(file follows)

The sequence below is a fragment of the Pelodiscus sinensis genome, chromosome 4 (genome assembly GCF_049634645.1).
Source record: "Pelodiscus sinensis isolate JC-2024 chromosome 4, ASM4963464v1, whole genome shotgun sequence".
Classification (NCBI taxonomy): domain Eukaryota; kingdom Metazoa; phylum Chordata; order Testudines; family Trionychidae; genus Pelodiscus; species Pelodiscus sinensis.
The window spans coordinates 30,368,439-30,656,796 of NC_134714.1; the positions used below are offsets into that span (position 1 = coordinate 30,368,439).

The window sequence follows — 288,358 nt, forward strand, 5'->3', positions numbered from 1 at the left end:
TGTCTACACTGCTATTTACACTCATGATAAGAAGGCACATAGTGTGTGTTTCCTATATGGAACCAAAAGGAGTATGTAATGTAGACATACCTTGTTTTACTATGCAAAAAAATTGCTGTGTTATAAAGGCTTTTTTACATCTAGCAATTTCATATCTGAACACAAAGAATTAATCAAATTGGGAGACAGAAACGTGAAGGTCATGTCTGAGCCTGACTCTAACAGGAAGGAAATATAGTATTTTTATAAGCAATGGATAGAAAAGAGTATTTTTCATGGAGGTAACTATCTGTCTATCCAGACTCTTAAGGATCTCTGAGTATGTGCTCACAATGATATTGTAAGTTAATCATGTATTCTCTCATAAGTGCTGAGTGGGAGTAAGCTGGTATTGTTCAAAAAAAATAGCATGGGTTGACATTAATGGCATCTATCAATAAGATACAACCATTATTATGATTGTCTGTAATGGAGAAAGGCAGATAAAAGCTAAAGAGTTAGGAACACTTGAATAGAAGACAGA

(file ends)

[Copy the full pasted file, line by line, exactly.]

The sequence below is a fragment of the Pelodiscus sinensis genome, chromosome 4 (genome assembly GCF_049634645.1).
Source record: "Pelodiscus sinensis isolate JC-2024 chromosome 4, ASM4963464v1, whole genome shotgun sequence".
Classification (NCBI taxonomy): domain Eukaryota; kingdom Metazoa; phylum Chordata; order Testudines; family Trionychidae; genus Pelodiscus; species Pelodiscus sinensis.
The window spans coordinates 30,368,439-30,656,796 of NC_134714.1; the positions used below are offsets into that span (position 1 = coordinate 30,368,439).

The window sequence follows — 288,358 nt, forward strand, 5'->3', positions numbered from 1 at the left end:
TGTCTACACTGCTATTTACACTCATGATAAGAAGGCACATAGTGTGTGTTTCCTATATGGAACCAAAAGGAGTATGTAATGTAGACATACCTTGTTTTACTATGCAAAAAAATTGCTGTGTTATAAAGGCTTTTTTACATCTAGCAATTTCATATCTGAACACAAAGAATTAATCAAATTGGGAGACAGAAACGTGAAGGTCATGTCTGAGCCTGACTCTAACAGGAAGGAAATATAGTATTTTTATAAGCAATGGATAGAAAAGAGTATTTTTCATGGAGGTAACTATCTGTCTATCCAGACTCTTAAGGATCTCTGAGTATGTGCTCACAATGATATTGTAAGTTAATCATGTATTCTCTCATAAGTGCTGAGTGGGAGTAAGCTGGTATTGTTCAAAAAAAATAGCATGGGTTGACATTAATGGCATCTATCAATAAGATACAACCATTATTATGATTGTCTGTAATGGAGAAAGGCAGATAAAAGCTAAAGAGTTAGGAACACTTGAATAGAAGACAGA